PTSD Treatment Program
Post-Traumatic Stress Disorder is a very real condition that impacts all areas of survivors’ lives. In addition to the man or woman who suffers from PTSD, family and friends are also affected. Unfortunately, many women who suffer from PTSD don’t get the help they need. They cope with it as best they can, and just continue to suffer. While some of the symptoms of PTSD may resolve themselves over time, untreated PTSD can linger for years, and can lead to a variety of other issues, such as substance abuse, chronic depression, anxiety and even suicide. This is a condition that should be taken seriously, and no one should have to just “tolerate” it.
What Is PTSD?
Post-traumatic stress disorder affects approximately 7.8% of the population at some point in their lives. This goes to show you how common PTSD really is. Many people associate the condition with military veterans who have been in combat, and while that is a common cause of PTSD, it isn’t the only one. Post-Traumatic Stress Disorder can come about as a result of domestic violence or assault, childhood sexual or physical abuse, natural disaster, experiencing or witnessing violence, automobile accidents or other traumatic events. Women are twice as likely to experience PTSD as men. In addition, women’s PTSD symptoms may go undiagnosed, either because they don’t seek help for their symptoms, or they are misdiagnosed. It’s common for a woman to go to a doctor with PTSD symptoms and be told she has anxiety and given a prescription. While prescription medication may be used in the treatment of PTSD, it should never be the sole course of action. PTSD requires comprehensive treatment and meds alone will not fully address it. New Creation Treatment’s faith-based PTSD treatment centers for women are proud to offer a comprehensive medical, psychological and spiritual PTSD treatment program with traditional Christian values combined with the best medical practices.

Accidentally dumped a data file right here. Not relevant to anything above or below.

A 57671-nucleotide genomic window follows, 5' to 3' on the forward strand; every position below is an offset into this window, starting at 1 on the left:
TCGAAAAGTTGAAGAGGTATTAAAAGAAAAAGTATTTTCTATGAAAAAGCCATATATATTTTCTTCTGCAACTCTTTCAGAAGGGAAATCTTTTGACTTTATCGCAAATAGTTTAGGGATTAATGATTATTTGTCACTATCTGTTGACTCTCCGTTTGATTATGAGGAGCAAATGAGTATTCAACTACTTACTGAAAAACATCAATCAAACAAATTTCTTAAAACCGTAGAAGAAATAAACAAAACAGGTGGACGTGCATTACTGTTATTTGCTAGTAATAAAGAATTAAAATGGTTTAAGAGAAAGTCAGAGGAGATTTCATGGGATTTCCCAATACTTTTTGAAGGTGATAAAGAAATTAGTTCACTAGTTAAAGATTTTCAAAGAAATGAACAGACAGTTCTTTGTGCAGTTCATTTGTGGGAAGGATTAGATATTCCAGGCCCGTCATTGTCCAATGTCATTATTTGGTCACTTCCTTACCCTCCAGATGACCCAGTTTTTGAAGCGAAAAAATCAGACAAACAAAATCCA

Women And Complex Post Traumatic Stress Disorder
Women often experience trauma over long periods of time. This may result from long-term sexual abuse in childhood or domestic violence. This type of long-term trauma can give the victim the feeling that they have no control over their lives. Their symptoms don’t just go away, they linger on for years, and create a host of issues that affect their relationships choices, their ability to care for themselves and their ability to care for others. Women will often minimize the impact of their trauma, feeling that it wasn’t “bad enough” and may not recognize their symptoms as being related to their trauma.
In order to be diagnosed with PTSD, you must meet some specific criteria. You must experience certain symptoms “clusters” and experience them for a certain period of time. It’s important to note that some people may not experience the condition right away, as the expression of PTSD may be delayed. The only way to know if you are experiencing PTSD is to be evaluated by a professional who specializes in the disorder. If you have experienced a traumatic event, whether it be a one-time occurrence or an ongoing issue, it is important that you seek help.
Living With PTSD
PTSD symptoms may vary in type and severity, however, there are certain similarities among symptoms and a professional will be able to determine whether you are suffering from this condition. For the person who is struggling with symptoms, daily life is difficult. Symptoms may interfere with your ability to work, sleep, eat properly, manage relationships and more. Nightmares, panic attacks, anger, and withdrawal are common. Some people are unaware that they are living with this disorder. It’s common for people to minimize the trauma they have experienced, and to try and “tough out” the symptoms. Ignoring them won’t make them go away, however. Sadly, many people seek relief in substances such as alcohol and drugs. This only makes things worse and can lead to dependence and addiction and a worsening of the condition. Loss of relationships is a common side effect of PTSD.
Getting Help For PTSD
Living with PTSD may feel like being in a nightmare that you can’t wake up from. You may be flooded with intrusive memories of traumatic events, or be plagued with constant anxiety, anger, and fear. This is no way to live. Getting help for the disorder is possible. PTSD is a treatable condition. Today, there are effective therapies and treatments with a high success rate. A treatment program can offer relief from this disorder.